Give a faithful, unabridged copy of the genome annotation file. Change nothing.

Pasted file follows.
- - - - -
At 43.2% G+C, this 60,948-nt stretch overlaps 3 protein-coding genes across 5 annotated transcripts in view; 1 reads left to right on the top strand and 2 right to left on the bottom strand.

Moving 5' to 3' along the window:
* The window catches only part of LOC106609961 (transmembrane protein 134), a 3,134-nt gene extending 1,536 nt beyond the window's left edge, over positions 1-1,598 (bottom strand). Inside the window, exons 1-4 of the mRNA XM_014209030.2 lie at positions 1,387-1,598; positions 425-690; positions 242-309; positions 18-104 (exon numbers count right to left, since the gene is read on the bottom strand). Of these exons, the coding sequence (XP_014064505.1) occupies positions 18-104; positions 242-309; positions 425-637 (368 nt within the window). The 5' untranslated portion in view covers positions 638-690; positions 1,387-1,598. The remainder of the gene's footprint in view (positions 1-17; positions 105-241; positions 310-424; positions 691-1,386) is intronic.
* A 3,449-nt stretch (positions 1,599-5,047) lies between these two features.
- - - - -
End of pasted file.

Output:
At 43.2% G+C, this 60,948-nt stretch overlaps 3 protein-coding genes across 5 annotated transcripts in view; 1 reads left to right on the top strand and 2 right to left on the bottom strand.

Moving 5' to 3' along the window:
* The window catches only part of LOC106609961 (transmembrane protein 134), a 3,134-nt gene extending 1,536 nt beyond the window's left edge, over positions 1-1,598 (bottom strand). Inside the window, exons 1-4 of the mRNA XM_014209030.2 lie at positions 1,387-1,598; positions 425-690; positions 242-309; positions 18-104 (exon numbers count right to left, since the gene is read on the bottom strand). Of these exons, the coding sequence (XP_014064505.1) occupies positions 18-104; positions 242-309; positions 425-637 (368 nt within the window). The 5' untranslated portion in view covers positions 638-690; positions 1,387-1,598. The remainder of the gene's footprint in view (positions 1-17; positions 105-241; positions 310-424; positions 691-1,386) is intronic.
* A 3,449-nt stretch (positions 1,599-5,047) lies between these two features.